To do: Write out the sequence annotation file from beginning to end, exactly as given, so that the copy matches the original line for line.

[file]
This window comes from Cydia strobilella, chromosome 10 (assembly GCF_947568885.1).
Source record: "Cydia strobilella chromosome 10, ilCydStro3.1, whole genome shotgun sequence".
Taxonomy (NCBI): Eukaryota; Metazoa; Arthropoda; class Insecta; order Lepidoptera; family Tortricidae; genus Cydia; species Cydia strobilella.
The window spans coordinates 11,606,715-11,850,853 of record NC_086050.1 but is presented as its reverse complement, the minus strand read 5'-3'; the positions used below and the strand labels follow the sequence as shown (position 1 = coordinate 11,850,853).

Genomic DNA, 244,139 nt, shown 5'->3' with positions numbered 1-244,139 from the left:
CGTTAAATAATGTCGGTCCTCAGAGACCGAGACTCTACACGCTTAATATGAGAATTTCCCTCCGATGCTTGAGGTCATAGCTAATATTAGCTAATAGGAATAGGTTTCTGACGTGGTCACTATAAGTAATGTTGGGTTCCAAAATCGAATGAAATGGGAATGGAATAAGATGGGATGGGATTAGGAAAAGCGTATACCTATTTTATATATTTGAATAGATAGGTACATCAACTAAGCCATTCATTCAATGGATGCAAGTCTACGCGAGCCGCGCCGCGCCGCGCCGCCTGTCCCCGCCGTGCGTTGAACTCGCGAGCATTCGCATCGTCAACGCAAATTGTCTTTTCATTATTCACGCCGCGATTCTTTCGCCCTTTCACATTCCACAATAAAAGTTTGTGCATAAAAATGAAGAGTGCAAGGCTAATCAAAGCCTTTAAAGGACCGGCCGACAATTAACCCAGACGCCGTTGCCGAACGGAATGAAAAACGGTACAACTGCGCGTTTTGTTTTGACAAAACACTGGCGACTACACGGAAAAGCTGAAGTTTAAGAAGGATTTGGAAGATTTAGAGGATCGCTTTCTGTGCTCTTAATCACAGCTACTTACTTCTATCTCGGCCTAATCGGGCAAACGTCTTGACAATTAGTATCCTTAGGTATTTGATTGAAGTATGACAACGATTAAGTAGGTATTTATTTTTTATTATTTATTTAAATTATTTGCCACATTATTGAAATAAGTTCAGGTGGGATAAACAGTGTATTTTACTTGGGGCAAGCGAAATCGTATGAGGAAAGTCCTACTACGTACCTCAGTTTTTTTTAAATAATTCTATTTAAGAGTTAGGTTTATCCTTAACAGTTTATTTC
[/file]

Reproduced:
This window comes from Cydia strobilella, chromosome 10 (assembly GCF_947568885.1).
Source record: "Cydia strobilella chromosome 10, ilCydStro3.1, whole genome shotgun sequence".
Taxonomy (NCBI): Eukaryota; Metazoa; Arthropoda; class Insecta; order Lepidoptera; family Tortricidae; genus Cydia; species Cydia strobilella.
The window spans coordinates 11,606,715-11,850,853 of record NC_086050.1 but is presented as its reverse complement, the minus strand read 5'-3'; the positions used below and the strand labels follow the sequence as shown (position 1 = coordinate 11,850,853).

Genomic DNA, 244,139 nt, shown 5'->3' with positions numbered 1-244,139 from the left:
CGTTAAATAATGTCGGTCCTCAGAGACCGAGACTCTACACGCTTAATATGAGAATTTCCCTCCGATGCTTGAGGTCATAGCTAATATTAGCTAATAGGAATAGGTTTCTGACGTGGTCACTATAAGTAATGTTGGGTTCCAAAATCGAATGAAATGGGAATGGAATAAGATGGGATGGGATTAGGAAAAGCGTATACCTATTTTATATATTTGAATAGATAGGTACATCAACTAAGCCATTCATTCAATGGATGCAAGTCTACGCGAGCCGCGCCGCGCCGCGCCGCCTGTCCCCGCCGTGCGTTGAACTCGCGAGCATTCGCATCGTCAACGCAAATTGTCTTTTCATTATTCACGCCGCGATTCTTTCGCCCTTTCACATTCCACAATAAAAGTTTGTGCATAAAAATGAAGAGTGCAAGGCTAATCAAAGCCTTTAAAGGACCGGCCGACAATTAACCCAGACGCCGTTGCCGAACGGAATGAAAAACGGTACAACTGCGCGTTTTGTTTTGACAAAACACTGGCGACTACACGGAAAAGCTGAAGTTTAAGAAGGATTTGGAAGATTTAGAGGATCGCTTTCTGTGCTCTTAATCACAGCTACTTACTTCTATCTCGGCCTAATCGGGCAAACGTCTTGACAATTAGTATCCTTAGGTATTTGATTGAAGTATGACAACGATTAAGTAGGTATTTATTTTTTATTATTTATTTAAATTATTTGCCACATTATTGAAATAAGTTCAGGTGGGATAAACAGTGTATTTTACTTGGGGCAAGCGAAATCGTATGAGGAAAGTCCTACTACGTACCTCAGTTTTTTTTAAATAATTCTATTTAAGAGTTAGGTTTATCCTTAACAGTTTATTTC